Search This Blog

For more coverage follow us also on Twitter and Facebook


Tuesday, 1 February 2011

POLICE ‘EXECUTE’ SUSPECT IN STREET

A Swazi policeman shot a crime suspect in the head in what looks like an execution-style killing.


The dead man, described by the Times of Swaziland as a Form IV pupil in a school in Mpumalanga Province in South Africa, ‘was executed in front of his brothers’.


The Times, the only independent daily newspaper in the kingdom, reports today (1 February 2011), that Mbongeni Masuku ‘was dragged out of the car he was travelling in with his brothers before being shot in the head’.


The killing happened outside a bar in Matsapha, an industrial town in Swaziland.


The Swazi Observer, the newspaper in effect owned and edited by King Mswati III, quoted Masuku’s uncle Sigayoyo Maphanga who saw the killing.


He said, ‘The police officers, Mfundo and Pompo, came straight for Masuku while they were standing in front of his car and pulled him by his belt.


‘While Mfundo was pulling him (Masuku), he was also threatening to shoot him but Mbongeni never uttered a word.


‘Minutes later, Mfundo shot my nephew at the back of the left ear and he fell on the ground with blood oozing from his mouth and ears. We were all shocked and angered by such brutality from police officers.’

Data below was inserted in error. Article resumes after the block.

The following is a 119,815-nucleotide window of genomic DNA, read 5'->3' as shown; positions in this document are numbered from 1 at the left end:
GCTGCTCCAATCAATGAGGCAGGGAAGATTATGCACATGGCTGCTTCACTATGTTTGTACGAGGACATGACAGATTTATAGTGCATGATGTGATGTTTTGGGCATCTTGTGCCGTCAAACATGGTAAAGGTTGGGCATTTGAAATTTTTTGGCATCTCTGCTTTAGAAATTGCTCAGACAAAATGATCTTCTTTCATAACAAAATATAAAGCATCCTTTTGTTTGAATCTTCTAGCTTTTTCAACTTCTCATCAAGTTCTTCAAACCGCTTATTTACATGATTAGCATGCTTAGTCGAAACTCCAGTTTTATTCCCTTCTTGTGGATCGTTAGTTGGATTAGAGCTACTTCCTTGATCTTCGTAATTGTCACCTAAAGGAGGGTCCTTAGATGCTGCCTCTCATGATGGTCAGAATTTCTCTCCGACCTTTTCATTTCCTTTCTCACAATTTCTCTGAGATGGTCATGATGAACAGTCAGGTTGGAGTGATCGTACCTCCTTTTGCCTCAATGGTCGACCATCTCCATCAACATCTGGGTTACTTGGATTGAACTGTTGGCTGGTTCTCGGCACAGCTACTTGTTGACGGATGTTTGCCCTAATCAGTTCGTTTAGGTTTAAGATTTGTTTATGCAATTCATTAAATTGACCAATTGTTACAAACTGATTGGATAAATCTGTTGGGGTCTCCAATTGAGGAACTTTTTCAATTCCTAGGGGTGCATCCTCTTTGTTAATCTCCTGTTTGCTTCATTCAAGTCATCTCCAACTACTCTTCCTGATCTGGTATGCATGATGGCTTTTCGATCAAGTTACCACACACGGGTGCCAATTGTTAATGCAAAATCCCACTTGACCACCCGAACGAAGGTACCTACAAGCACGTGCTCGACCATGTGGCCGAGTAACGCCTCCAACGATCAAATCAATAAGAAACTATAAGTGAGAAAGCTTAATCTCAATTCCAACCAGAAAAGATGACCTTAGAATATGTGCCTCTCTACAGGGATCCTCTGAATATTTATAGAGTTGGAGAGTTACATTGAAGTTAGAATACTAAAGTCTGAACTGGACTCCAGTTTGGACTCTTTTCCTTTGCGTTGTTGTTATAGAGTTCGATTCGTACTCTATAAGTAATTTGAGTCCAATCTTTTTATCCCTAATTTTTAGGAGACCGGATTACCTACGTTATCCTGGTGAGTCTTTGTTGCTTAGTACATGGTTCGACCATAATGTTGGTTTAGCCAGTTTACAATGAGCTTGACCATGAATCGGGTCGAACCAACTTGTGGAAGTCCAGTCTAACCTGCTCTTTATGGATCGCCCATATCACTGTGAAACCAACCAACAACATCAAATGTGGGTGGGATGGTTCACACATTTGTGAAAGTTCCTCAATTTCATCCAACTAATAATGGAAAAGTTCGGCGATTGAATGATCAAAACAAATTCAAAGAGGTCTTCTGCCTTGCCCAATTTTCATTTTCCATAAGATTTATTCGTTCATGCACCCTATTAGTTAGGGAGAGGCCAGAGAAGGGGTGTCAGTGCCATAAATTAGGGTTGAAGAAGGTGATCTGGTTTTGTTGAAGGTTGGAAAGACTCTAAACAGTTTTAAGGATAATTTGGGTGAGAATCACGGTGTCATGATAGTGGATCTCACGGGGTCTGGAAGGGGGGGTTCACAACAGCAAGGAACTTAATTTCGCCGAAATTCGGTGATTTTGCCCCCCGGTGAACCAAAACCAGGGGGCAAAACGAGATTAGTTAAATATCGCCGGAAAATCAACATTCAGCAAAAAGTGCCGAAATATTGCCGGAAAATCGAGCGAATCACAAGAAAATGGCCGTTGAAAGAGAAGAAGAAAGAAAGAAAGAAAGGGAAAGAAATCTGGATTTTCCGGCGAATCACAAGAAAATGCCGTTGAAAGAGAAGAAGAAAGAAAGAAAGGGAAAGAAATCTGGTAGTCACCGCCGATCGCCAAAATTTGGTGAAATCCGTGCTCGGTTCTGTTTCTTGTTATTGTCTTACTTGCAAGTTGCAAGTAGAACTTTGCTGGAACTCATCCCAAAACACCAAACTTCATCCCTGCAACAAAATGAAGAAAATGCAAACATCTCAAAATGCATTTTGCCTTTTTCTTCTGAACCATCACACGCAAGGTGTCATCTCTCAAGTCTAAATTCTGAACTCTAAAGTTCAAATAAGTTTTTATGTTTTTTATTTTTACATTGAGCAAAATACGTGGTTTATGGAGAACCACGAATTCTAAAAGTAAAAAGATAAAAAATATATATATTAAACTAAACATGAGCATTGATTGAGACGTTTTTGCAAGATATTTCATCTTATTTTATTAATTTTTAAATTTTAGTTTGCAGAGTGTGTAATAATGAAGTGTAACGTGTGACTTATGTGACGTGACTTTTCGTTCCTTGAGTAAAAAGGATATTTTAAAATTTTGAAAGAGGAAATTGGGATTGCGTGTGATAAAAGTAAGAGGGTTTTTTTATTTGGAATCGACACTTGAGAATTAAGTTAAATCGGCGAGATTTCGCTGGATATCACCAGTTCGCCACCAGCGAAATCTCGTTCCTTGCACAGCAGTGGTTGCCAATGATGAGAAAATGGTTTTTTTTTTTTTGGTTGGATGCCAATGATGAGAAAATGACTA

Maphanga said the police took Masuku’s body and loaded it on their van and left.


The Times reported that Masuku’s brother David Masuku said police later claimed Masuku died of his injuries at hospital. ‘Mbongeni died on the spot,’ David Masuku told the newspaper.


David Masuku told the newspaper he had been told that his brother might have been killed because of differences he had with the police officer who shot him.


‘This officer would sometimes call on his mobile phone and tell him that ‘tintsaba atihlangani kodvwa banftu bayahlangana’ (This loosely means you can run, but not hide),’ David Masuku said.


Police spokeswoman Superintendent Wendy Hleta told the Observer, ‘The deceased was shot while trying to escape arrest.’


This killing is not an isolated incident in Swaziland, where police have been involved in a number of controversial shootings.


In October 2010, a suspect was shot six times even though he was handcuffed. Police said he was trying to escape.


In March 2010, police shot a man in cold blood who was trying to surrender to them.


In January 2010, Swazi policeman shot dead a man and critically wounded another when they shot at a car that failed to stop when they instructed.


Also in January 2010, police gunned down three men in cold blood. A man police claimed was shot while running away from them was later found to have bullet wounds in the front of his body.


Swazi police have been criticised for having an unofficial ‘shoot to kill’ policy. They have also been involved in a number of heavy-handed attacks on members of the public, including shooting near school children.


The police have also been firing at protesting students, and textile workers who were on a legitimate strike and beating protest marchers.

No comments: